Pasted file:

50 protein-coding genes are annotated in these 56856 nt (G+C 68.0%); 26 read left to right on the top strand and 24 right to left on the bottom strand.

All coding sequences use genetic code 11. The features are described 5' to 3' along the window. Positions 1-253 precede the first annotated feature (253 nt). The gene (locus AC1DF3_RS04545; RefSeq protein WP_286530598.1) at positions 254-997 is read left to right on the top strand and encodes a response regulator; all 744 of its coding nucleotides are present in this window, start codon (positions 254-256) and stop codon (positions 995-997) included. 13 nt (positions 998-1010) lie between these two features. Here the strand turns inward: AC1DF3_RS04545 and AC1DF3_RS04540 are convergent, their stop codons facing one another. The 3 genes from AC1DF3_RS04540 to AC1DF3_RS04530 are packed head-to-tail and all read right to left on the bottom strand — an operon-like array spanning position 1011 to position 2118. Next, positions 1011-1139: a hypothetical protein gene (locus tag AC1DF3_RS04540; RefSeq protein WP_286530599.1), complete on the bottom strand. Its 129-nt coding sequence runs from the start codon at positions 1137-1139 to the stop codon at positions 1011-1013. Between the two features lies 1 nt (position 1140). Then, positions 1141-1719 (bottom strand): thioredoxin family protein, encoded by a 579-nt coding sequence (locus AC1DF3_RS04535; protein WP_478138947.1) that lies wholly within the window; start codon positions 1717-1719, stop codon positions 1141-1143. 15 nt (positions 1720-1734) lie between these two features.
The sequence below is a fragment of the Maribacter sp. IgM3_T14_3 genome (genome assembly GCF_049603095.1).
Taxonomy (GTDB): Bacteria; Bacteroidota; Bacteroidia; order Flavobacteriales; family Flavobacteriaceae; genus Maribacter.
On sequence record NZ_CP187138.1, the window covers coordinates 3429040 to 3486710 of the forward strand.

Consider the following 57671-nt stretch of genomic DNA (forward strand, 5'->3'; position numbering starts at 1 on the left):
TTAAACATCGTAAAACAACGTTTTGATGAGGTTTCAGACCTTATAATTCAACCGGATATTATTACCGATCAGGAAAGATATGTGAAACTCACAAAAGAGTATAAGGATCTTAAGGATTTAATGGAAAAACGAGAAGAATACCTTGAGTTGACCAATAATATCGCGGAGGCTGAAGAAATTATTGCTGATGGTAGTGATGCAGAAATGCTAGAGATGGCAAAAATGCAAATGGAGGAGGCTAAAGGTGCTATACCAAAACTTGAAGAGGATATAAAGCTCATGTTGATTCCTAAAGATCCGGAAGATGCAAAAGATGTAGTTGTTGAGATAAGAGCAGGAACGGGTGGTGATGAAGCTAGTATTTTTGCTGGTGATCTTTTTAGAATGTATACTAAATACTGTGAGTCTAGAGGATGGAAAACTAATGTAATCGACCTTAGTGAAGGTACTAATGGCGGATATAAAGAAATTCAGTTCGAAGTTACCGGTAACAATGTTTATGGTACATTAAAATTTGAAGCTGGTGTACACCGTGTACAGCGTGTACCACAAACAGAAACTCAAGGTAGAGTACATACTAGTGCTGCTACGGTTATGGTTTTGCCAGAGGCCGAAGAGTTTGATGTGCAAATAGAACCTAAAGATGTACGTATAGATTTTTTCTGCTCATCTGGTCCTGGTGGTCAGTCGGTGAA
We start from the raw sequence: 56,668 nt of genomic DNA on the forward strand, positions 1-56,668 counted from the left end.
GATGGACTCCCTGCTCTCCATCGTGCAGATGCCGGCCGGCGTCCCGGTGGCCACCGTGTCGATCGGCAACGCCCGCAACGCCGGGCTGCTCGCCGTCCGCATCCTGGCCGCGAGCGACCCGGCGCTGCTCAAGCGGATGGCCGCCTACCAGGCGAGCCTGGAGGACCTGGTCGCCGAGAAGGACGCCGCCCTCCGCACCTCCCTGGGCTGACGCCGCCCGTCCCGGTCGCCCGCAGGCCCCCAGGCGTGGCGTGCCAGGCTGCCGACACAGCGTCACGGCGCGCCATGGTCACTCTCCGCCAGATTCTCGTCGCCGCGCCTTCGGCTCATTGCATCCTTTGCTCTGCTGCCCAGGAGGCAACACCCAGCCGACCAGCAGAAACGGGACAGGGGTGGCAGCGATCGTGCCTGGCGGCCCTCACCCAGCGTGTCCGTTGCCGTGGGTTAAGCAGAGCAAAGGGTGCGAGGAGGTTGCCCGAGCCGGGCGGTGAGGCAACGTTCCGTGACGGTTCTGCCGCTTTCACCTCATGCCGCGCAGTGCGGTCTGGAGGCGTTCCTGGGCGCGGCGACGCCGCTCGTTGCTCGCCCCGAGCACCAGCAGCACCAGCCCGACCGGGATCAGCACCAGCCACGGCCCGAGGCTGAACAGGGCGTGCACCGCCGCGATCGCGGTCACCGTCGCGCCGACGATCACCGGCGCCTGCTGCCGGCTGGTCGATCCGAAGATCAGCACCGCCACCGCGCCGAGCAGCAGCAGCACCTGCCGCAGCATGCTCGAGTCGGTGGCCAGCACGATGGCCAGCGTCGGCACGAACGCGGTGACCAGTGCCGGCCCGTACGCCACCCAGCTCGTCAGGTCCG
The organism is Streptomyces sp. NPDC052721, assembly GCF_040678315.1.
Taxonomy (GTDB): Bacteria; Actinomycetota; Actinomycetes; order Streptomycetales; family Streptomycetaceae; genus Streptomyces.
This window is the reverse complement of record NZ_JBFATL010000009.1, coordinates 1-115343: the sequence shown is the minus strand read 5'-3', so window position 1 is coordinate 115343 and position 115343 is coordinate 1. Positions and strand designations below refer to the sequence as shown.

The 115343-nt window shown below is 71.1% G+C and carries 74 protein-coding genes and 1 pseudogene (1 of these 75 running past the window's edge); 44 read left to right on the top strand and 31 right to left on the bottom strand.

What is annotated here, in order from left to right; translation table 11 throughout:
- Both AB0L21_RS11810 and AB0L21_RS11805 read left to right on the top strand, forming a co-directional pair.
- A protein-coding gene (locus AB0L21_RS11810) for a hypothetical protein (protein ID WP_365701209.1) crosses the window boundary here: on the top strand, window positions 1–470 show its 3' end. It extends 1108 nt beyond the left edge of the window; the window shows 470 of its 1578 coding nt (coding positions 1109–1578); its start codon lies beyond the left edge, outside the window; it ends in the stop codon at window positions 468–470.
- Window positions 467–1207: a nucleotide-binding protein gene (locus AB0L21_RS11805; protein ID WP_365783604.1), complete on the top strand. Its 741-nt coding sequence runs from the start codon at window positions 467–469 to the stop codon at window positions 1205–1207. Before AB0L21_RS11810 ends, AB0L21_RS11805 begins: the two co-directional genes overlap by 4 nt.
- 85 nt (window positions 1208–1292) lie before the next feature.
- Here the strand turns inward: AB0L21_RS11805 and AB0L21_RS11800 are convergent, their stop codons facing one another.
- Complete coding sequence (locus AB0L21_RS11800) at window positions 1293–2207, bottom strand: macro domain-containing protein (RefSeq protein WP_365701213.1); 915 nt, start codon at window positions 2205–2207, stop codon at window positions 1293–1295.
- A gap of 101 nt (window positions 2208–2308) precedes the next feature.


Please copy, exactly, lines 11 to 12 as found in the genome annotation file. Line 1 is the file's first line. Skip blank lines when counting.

Taxonomy (GTDB): Bacteria; Actinomycetota; Actinomycetes; order Streptomycetales; family Streptomycetaceae; genus Streptomyces.
This window is the reverse complement of record NZ_JBFATL010000009.1, coordinates 1-115343: the sequence shown is the minus strand read 5'-3', so window position 1 is coordinate 115343 and position 115343 is coordinate 1. Positions and strand designations below refer to the sequence as shown.